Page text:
Programmed Self-Assembly of DNA Nanosheets with Discrete Single-Molecule Thickness and Interfacial Mechanics: Design, Simulation, and Characterization

K Cervantes-Salguero and YAG Fosado and W Megone and JE Gautrot and M Palma, MOLECULES, 28, 3686 (2023).

DOI: 10.3390/molecules28093686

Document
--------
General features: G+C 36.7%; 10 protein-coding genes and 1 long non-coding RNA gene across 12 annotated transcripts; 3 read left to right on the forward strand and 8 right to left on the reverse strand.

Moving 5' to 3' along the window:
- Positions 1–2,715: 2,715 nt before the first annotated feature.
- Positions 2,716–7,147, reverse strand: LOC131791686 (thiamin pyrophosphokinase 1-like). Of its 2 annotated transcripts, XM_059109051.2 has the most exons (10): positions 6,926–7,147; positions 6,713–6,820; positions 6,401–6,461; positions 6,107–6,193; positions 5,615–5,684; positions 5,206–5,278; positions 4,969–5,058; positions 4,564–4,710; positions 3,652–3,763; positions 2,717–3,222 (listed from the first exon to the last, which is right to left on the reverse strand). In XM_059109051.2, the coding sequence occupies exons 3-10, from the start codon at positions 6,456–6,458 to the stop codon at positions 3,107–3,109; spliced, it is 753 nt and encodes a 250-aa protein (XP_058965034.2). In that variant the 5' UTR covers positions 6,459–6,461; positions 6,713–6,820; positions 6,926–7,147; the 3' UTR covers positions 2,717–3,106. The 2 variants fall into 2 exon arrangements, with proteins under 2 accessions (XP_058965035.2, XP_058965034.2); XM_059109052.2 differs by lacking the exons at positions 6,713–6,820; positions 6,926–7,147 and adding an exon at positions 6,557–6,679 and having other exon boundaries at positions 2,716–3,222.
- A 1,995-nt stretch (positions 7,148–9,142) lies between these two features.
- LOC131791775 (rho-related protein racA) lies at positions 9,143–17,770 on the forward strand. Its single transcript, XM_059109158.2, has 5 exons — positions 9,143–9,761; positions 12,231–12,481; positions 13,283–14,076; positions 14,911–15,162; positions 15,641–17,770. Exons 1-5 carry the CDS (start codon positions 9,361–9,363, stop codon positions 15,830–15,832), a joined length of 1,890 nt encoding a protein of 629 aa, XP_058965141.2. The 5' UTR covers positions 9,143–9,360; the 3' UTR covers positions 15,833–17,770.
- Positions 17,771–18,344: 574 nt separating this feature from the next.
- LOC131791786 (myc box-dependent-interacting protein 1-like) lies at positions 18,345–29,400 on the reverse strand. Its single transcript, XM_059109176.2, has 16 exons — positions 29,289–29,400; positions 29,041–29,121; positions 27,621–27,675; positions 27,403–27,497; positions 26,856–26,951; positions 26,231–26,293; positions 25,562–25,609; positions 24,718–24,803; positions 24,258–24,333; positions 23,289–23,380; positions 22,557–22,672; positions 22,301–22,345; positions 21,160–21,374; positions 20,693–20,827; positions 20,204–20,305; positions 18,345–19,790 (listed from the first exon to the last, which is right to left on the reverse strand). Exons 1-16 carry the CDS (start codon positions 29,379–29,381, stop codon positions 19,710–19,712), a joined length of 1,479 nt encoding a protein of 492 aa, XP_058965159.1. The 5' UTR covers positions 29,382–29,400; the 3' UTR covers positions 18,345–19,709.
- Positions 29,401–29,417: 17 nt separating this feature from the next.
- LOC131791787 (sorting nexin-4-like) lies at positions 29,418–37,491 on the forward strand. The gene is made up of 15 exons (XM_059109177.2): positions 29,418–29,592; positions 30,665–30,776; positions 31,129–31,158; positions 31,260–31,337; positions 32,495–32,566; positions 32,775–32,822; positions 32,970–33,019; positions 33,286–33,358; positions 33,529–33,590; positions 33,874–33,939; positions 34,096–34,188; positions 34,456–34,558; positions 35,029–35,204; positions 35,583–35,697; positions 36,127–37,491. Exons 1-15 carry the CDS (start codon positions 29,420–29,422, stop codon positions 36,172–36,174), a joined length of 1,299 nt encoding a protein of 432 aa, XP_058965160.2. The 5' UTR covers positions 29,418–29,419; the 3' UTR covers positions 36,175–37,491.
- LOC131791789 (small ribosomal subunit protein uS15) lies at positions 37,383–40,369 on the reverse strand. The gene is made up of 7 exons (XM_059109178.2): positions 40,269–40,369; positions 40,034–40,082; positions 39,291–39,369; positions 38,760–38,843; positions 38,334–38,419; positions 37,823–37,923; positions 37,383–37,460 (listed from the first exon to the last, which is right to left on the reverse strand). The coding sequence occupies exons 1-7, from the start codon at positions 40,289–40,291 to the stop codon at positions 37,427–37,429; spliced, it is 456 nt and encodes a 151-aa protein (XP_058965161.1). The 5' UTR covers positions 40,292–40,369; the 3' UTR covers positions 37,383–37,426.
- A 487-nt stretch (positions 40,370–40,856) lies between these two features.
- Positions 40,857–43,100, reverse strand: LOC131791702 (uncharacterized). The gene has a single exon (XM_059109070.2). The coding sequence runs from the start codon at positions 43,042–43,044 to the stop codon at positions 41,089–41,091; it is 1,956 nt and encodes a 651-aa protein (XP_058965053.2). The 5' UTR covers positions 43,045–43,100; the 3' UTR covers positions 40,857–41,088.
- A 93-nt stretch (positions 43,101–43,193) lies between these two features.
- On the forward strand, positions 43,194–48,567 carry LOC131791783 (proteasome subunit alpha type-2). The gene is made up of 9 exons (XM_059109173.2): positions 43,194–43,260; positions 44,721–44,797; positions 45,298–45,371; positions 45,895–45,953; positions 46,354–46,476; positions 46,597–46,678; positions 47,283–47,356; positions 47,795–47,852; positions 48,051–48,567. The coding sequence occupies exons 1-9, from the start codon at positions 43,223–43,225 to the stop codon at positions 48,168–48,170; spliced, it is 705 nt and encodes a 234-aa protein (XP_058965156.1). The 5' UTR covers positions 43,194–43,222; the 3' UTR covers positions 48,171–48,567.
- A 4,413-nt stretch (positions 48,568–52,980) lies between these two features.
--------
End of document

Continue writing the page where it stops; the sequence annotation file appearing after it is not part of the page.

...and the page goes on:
DNA is programmed to hierarchically self-assemble into superstructures spanning from nanometer to micrometer scales. Here, we demonstrate DNA nanosheets assembled out of a rationally designed flexible DNA unit (F-unit), whose shape resembles a Feynman diagram. F-units were designed to self-assemble in two dimensions and to display a high DNA density of hydrophobic moieties. oxDNA simulations confirmed the planarity of the F-unit. DNA nanosheets with a thickness of a single DNA duplex layer and with large coverage (at least 30 mu m x 30 mu m) were assembled from the liquid phase at the solid/liquid interface, as unambiguously evidenced by atomic force microscopy imaging. Interestingly, single-layer nanodiscs formed in solution at low DNA concentrations. DNA nanosheet superstructures were further assembled at liquid/liquid interfaces, as demonstrated by the fluorescence of a double-stranded DNA intercalator. Moreover, the interfacial mechanical properties of the nanosheet superstructures were measured as a response to temperature changes, demonstrating the control of interfacial shear mechanics based on DNA nanostructure engineering. The rational design of the F-unit, along with the presented results, provide an avenue toward the controlled assembly of reconfigurable/responsive nanosheets and membranes at liquid/liquid interfaces, to be potentially used in the characterization of biomechanical processes and materials transport.

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